Phase II of this public project will synthesize my articles from Phase I into a clearer, easier-to-understand product.
Today, I want to discuss knowledge as a component of reality. Philosophy is basically about the relationship between knowledge and freedom. I will write about freedom next week.
We are seeking beings who are interested in understanding our world, as I previously mentioned. To survive and live well, we seek knowledge in order to acquire some level of control. The purpose of RealitySeeker is to describe the benefits and disadvantages of seeking based on this fundamental condition.
Two weeks ago, I stated three foundational principles of this philosophy.
Human perception is always a limited representation of reality.
Attempts to represent reality are imperfect and therefore provisional.
Knowing how to wield knowledge well requires humility.
By this definition, perception is any human attempt to gain knowledge of their environment, ranging from personal perception to scientific beliefs. Depending on how we gain these beliefs, we can become increasingly confident in them, but ALL beliefs are imperfect and should be open to revision.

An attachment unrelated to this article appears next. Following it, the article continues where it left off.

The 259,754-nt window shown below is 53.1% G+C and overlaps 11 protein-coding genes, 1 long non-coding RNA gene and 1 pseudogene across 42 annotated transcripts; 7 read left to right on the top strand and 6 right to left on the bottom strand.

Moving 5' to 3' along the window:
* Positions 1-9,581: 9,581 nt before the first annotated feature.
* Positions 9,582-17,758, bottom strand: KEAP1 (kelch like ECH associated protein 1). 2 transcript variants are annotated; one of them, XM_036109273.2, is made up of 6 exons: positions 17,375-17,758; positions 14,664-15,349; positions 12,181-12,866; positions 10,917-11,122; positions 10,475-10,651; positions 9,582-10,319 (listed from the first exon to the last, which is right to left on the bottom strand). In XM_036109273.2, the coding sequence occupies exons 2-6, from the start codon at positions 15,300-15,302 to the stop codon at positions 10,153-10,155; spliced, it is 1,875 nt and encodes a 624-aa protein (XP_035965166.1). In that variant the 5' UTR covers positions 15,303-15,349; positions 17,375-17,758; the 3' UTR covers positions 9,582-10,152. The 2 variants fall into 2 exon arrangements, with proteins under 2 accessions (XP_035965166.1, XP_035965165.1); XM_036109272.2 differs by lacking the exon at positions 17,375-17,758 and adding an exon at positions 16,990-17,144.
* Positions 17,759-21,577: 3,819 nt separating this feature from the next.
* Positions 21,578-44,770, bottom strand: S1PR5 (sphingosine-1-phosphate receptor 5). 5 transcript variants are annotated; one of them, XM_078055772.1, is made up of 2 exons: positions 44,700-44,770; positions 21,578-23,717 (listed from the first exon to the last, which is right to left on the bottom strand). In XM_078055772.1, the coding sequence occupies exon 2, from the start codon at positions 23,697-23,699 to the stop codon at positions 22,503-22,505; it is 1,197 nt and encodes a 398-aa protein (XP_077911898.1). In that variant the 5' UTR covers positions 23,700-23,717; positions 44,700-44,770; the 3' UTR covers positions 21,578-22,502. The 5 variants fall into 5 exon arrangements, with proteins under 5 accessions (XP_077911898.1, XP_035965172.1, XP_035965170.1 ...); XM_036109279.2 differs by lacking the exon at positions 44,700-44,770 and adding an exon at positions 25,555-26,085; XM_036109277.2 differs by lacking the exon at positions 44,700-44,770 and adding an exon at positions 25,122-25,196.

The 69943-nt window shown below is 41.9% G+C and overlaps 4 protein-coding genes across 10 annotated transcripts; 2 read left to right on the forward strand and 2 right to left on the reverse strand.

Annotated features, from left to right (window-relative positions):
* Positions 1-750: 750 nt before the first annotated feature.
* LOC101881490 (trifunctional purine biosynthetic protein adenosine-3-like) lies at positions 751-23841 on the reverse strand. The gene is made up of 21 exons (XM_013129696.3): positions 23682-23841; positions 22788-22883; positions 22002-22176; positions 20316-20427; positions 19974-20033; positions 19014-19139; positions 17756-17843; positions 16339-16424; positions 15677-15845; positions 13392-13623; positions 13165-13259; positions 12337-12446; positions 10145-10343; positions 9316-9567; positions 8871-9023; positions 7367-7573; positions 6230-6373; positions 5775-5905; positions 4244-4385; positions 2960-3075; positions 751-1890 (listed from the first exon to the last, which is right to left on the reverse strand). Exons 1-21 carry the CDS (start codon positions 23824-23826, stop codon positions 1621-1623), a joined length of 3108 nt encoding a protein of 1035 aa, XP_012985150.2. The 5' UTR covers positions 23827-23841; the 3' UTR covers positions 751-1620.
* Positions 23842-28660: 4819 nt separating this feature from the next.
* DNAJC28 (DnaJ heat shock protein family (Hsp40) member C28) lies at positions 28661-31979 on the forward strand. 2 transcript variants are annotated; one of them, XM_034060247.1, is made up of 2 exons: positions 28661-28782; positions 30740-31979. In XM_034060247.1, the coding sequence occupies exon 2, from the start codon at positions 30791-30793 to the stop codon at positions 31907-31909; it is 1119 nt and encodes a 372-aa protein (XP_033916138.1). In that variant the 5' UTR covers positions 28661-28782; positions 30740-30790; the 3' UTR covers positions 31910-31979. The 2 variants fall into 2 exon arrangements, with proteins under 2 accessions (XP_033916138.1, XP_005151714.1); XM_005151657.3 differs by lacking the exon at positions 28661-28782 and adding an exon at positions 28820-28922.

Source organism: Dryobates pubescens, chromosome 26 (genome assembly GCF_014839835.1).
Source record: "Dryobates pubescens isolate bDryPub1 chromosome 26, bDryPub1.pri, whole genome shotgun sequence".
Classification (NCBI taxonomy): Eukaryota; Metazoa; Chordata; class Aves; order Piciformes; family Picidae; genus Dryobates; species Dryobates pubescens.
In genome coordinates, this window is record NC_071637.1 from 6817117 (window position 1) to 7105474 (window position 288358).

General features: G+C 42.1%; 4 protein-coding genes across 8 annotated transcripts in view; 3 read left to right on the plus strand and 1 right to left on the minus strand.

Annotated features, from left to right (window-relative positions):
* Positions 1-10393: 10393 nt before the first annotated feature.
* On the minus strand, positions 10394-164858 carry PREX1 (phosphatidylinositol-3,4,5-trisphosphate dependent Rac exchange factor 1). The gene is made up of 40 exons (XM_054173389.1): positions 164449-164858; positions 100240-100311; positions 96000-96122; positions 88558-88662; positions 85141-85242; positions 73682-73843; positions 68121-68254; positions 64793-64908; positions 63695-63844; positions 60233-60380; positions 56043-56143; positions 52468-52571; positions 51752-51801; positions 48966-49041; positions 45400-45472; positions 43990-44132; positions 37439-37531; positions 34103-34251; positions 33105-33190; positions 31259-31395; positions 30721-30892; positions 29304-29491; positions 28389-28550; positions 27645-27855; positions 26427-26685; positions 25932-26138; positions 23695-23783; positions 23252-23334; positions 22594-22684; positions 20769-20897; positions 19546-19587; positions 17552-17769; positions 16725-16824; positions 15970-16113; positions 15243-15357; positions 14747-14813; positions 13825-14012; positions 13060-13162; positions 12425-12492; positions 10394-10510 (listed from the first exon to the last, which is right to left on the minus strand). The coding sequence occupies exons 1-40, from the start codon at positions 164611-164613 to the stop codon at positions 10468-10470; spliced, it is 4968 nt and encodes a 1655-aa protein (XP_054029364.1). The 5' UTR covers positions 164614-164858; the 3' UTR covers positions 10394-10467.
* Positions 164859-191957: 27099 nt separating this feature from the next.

The real purpose of this first article is to clarify what that means for us in our everyday lives. Every time we encounter something, we tend to think that it is exactly what we perceive it to be. For example, what do you see when I show you this picture?
Excluding the table, the plate, the bowl and the partial view of a green napkin, you will most likely answer, “three apples.” Seems simple enough. What purpose would there be in doubting that perception?
Life is not as easy as simple perception makes it seem. It's complex, multi-faceted, and it comes at you quickly. Please view the video at the top to demonstrate this concept. Be honest about what you perceive and follow the instructions.
The cognitive abilities we possess allow us a limited bandwidth. When we are focused on a task, we tend to ignore other details in our surroundings in favor of the details of that task. We become comfortable believing that our perception is the truth when that is almost certainly not the case. As I will explain next week, truth is more like freedom.
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